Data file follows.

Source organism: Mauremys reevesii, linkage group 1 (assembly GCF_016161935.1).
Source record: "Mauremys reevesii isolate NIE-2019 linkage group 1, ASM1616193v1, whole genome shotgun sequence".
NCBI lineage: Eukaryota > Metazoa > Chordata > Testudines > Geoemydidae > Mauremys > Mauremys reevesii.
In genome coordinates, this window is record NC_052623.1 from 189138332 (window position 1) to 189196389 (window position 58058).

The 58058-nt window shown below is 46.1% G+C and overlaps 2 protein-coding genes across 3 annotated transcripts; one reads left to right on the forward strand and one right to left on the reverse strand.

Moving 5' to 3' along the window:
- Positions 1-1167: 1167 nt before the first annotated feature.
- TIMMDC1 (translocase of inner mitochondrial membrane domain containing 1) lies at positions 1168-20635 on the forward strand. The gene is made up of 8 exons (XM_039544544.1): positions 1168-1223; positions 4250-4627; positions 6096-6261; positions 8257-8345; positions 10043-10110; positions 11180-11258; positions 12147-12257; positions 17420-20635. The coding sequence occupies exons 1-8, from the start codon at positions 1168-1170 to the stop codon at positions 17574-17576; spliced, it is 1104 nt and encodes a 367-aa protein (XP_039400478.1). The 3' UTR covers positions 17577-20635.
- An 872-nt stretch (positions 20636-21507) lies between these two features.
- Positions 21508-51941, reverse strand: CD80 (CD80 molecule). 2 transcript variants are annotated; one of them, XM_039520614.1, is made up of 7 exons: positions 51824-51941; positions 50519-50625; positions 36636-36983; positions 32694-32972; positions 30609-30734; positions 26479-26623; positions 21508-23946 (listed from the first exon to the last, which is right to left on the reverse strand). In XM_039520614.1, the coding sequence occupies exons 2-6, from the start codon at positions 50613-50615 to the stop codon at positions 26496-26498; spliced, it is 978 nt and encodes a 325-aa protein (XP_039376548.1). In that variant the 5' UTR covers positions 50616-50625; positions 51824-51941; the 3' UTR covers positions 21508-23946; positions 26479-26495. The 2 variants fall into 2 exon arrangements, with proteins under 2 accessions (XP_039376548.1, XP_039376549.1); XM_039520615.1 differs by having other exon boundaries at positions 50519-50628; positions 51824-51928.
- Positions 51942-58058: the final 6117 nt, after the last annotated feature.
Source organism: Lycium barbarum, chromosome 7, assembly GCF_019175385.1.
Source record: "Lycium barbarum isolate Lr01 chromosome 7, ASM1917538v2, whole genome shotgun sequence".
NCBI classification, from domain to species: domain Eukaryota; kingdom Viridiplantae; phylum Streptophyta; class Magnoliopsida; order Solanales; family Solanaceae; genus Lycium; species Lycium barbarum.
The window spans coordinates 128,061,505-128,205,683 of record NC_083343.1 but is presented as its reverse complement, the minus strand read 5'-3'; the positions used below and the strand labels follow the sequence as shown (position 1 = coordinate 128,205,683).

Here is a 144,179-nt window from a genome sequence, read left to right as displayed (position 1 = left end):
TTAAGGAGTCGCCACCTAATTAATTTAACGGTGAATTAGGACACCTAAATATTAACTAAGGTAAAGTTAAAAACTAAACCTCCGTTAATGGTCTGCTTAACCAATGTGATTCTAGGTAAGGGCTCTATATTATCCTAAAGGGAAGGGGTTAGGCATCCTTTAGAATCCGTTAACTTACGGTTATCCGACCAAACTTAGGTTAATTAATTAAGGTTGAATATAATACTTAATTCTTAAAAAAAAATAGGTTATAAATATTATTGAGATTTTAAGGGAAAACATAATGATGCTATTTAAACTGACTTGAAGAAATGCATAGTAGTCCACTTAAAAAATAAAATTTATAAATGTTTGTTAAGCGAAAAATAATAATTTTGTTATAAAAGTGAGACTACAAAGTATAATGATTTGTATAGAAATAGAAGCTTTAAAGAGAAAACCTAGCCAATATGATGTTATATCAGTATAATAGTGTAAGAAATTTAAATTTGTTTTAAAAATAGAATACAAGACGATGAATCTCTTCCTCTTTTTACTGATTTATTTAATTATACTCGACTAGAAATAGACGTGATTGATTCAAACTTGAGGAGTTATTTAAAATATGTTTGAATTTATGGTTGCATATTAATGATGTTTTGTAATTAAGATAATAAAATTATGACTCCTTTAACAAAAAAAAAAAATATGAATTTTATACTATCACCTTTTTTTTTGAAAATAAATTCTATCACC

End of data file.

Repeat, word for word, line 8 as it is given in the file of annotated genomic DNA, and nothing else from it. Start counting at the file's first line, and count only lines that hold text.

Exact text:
- TIMMDC1 (translocase of inner mitochondrial membrane domain containing 1) lies at positions 1168-20635 on the forward strand. The gene is made up of 8 exons (XM_039544544.1): positions 1168-1223; positions 4250-4627; positions 6096-6261; positions 8257-8345; positions 10043-10110; positions 11180-11258; positions 12147-12257; positions 17420-20635. The coding sequence occupies exons 1-8, from the start codon at positions 1168-1170 to the stop codon at positions 17574-17576; spliced, it is 1104 nt and encodes a 367-aa protein (XP_039400478.1). The 3' UTR covers positions 17577-20635.